Skip To Content

Support the Forward

Funded by readers like you DonateSubscribe

Jews should never be afraid to ask a question — even on Twitter

We went there. We saw the trend on Twitter with people asking their followers about their most controversial opinions on a certain subject matter, and we wanted in on it. We did it knowing that the words “controversial” and “Judaism” could create a bit of a stir.

We considered a more softball version — what’s your most controversial opinion about challah, or Chanukah (beyond how to spell it) or, heaven forbid, bagels. But we saw other Twitter communities having thoughtful conversations and wanted to hear our diverse readers’ thoughts on the complexities of our shared religion and identity.

So we stuck with the straightforward: “What’s your most controversial opinion on Judaism?”

It’s not like we don’t address these questions indirectly on Jewish Twitter every day. And it’s definitely not like we haven’t talked amongst ourselves about this very topic since the dawn of Jewish time. (Remember the old adage: “Two Jews, three opinions?”) Or, in this case, 700 responses in less than an hour.

And yes readers expressed their concern over us even asking the question, but what gave us pause was the amount of concern we received.

We knew we were opening ourselves up to the hate that we and other Jewish publications and individuals receive on social media each and every day. And we got a little of that. It’s an occupational hazard when you work in the media, especially at a Jewish publication. We reported it to the Twitter police, as we always do, and moved on.

But what was a surprise was the overwhelming number of Tweets criticizing us for even posing the question in the first place.

These are charged times for our community and there was a vocal group of people who viewed our question as either a ploy for clicks, in bad taste, or, even worse, an attempt to feed the trolls.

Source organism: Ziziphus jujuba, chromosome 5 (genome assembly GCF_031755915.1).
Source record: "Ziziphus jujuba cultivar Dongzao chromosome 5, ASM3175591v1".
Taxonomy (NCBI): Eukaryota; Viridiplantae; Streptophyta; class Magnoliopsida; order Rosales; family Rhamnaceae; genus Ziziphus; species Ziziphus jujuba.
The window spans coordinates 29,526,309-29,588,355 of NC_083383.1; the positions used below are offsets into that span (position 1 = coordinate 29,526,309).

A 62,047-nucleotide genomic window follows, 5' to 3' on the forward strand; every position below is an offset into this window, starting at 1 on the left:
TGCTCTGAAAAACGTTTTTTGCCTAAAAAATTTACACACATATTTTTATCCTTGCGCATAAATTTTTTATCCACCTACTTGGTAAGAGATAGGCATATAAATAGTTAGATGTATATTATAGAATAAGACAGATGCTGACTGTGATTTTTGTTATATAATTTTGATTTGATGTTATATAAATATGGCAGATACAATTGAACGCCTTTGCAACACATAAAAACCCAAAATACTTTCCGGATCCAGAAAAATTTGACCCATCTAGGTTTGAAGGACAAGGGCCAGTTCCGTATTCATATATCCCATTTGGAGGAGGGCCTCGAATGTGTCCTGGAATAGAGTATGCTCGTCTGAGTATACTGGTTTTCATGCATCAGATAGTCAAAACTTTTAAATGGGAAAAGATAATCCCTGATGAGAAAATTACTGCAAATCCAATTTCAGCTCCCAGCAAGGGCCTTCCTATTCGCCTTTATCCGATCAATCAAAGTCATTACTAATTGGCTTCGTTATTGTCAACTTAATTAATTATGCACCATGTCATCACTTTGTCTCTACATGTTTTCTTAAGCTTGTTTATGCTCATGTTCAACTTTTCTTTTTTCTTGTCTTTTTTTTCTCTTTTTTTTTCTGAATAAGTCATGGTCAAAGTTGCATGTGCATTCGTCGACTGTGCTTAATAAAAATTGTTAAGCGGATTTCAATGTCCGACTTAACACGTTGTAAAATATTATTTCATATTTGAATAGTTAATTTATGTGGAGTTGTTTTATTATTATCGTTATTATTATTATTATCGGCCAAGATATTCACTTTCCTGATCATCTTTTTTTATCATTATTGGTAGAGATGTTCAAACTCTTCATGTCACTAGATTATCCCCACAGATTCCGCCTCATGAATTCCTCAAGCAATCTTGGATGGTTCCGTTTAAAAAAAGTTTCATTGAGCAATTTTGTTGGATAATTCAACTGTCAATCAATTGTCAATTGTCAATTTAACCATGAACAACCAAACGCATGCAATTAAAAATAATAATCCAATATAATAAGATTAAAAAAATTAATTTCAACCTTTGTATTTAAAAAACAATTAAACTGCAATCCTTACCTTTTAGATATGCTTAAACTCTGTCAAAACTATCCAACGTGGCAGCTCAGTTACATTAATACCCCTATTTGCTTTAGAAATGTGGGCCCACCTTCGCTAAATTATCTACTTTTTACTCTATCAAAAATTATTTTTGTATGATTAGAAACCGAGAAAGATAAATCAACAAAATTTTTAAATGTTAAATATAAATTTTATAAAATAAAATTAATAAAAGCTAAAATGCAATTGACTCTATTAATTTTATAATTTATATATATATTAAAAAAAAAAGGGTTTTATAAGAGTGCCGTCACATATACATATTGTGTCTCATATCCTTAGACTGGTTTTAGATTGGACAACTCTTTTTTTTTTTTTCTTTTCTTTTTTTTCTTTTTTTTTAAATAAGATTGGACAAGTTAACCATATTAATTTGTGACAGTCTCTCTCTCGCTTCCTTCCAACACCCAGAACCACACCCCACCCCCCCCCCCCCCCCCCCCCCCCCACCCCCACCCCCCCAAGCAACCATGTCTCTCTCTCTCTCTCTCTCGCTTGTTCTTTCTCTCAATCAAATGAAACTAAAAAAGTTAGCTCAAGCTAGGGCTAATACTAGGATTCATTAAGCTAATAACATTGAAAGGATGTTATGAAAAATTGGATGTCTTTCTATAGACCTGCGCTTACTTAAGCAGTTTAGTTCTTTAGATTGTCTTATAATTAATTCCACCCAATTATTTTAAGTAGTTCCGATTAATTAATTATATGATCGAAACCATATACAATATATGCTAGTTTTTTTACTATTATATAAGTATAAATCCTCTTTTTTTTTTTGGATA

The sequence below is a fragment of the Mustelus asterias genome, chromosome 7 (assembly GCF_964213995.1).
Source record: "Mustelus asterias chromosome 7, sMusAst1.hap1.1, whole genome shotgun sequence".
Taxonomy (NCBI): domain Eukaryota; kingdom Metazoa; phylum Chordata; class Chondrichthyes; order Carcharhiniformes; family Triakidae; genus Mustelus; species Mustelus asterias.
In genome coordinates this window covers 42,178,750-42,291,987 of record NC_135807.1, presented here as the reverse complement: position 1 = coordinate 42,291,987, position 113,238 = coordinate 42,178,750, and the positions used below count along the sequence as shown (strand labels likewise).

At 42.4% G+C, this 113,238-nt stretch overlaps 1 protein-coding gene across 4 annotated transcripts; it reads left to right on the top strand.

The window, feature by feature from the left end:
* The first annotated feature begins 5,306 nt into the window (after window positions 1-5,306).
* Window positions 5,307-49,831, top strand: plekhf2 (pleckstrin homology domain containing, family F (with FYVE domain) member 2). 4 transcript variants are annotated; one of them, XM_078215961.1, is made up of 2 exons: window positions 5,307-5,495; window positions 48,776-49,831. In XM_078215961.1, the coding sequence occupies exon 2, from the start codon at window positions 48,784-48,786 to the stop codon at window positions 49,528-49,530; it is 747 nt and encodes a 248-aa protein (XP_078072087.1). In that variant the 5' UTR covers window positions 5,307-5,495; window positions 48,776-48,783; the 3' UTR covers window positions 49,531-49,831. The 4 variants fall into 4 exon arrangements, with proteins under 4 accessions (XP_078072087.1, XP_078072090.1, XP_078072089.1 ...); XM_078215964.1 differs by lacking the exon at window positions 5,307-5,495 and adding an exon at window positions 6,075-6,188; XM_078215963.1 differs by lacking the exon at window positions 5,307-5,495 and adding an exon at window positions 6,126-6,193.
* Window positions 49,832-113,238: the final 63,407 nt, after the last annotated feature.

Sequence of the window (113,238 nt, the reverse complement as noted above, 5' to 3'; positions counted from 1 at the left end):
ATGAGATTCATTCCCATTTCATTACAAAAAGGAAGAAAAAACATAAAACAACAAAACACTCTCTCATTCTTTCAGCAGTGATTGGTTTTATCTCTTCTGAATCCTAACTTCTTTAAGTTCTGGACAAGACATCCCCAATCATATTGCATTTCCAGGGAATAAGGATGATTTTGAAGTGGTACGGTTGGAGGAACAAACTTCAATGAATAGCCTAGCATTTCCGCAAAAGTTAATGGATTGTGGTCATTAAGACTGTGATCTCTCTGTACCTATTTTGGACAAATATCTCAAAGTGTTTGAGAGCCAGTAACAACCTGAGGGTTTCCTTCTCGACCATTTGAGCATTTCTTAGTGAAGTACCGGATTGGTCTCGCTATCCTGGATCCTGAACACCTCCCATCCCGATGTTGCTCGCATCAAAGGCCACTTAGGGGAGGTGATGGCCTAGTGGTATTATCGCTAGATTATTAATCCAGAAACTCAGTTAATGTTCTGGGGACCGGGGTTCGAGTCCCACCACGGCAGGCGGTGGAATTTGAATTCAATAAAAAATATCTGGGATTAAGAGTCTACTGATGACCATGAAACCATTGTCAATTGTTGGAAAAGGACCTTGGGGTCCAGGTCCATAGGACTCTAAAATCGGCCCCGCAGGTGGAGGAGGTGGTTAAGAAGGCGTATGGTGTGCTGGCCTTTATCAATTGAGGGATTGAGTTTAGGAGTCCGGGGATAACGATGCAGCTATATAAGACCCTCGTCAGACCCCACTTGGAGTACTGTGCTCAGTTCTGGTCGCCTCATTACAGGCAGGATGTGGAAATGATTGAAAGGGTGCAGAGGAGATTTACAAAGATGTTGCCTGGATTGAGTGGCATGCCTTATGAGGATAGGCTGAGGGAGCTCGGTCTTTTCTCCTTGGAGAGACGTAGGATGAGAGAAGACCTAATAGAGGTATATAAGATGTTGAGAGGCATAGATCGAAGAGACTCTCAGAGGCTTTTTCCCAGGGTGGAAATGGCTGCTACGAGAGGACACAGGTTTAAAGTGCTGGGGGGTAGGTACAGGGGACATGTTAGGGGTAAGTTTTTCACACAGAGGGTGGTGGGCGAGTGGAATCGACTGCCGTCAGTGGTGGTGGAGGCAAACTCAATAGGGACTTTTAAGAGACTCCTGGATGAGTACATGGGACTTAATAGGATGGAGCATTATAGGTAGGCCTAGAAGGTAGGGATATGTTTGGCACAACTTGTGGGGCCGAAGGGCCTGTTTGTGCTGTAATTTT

It was not a ploy for clicks — indeed, there was no article linked to the Tweet, it was just a question to provoke conversation, reflection, debate. At The Forward, we start each morning asking, “What are American Jews talking about today?” Asking this question on Twitter was a natural extension of that. Anti-Semites and bigots are a sad fact of life, and as one Tweeter (and former Forward colleague) put it, “if you let the anti-Semites dictate public conversations about Judaism, they win.”

The anti-Semites didn’t win in this case, because amidst the fracas about whether the question was appropriate were some very thoughtful personal statements on what it means to be Jewish in America today. Many frank and honest conversations soon developed.

There were also many moments of levity, with food being a common uniter (and divider).

At The Forward, we value your input and we want to keep the conversation going. As @illgirlsdontcry put it, “I also felt the act spoke of our very specific sense of humor while also prompting intellectual dialogue.”

Thank you for letting us be your kvetching board and let’s keep talking.

John Kunza is The Forward’s audience editor. Follow him on Twitter @johnkunza.


Republish This Story

Please read before republishing

We’re happy to make this story available to republish for free, unless it originated with JTA, Haaretz or another publication (as indicated on the article) and as long as you follow our guidelines. You must credit the Forward, retain our pixel and preserve our canonical link in Google search.  See our full guidelines for more information, and this guide for detail about canonical URLs.

To republish, copy the HTML by clicking on the yellow button to the right; it includes our tracking pixel, all paragraph styles and hyperlinks, the author byline and credit to the Forward. It does not include images; to avoid copyright violations, you must add them manually, following our guidelines. Please email us at [email protected], subject line “republish,” with any questions or to let us know what stories you’re picking up.

We don't support Internet Explorer

Please use Chrome, Safari, Firefox, or Edge to view this site.